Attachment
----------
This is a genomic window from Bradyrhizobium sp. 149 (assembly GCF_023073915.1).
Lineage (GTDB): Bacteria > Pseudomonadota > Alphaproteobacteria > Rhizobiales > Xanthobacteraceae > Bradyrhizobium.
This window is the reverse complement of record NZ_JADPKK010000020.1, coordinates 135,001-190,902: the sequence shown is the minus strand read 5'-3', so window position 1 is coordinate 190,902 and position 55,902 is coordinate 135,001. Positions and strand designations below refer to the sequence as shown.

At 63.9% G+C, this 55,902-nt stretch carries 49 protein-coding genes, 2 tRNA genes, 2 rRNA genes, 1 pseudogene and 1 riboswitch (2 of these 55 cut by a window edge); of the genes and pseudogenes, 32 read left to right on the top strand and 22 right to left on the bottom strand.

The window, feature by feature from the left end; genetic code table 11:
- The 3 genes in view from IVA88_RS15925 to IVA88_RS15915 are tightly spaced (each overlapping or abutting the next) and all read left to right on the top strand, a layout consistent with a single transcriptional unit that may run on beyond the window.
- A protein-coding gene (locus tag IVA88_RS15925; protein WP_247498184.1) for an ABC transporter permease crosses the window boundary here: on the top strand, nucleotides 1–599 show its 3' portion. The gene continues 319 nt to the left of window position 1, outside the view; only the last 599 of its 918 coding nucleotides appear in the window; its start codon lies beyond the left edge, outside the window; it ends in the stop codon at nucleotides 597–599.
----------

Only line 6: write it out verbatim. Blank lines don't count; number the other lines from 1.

- The 3 genes in view from IVA88_RS15925 to IVA88_RS15915 are tightly spaced (each overlapping or abutting the next) and all read left to right on the top strand, a layout consistent with a single transcriptional unit that may run on beyond the window.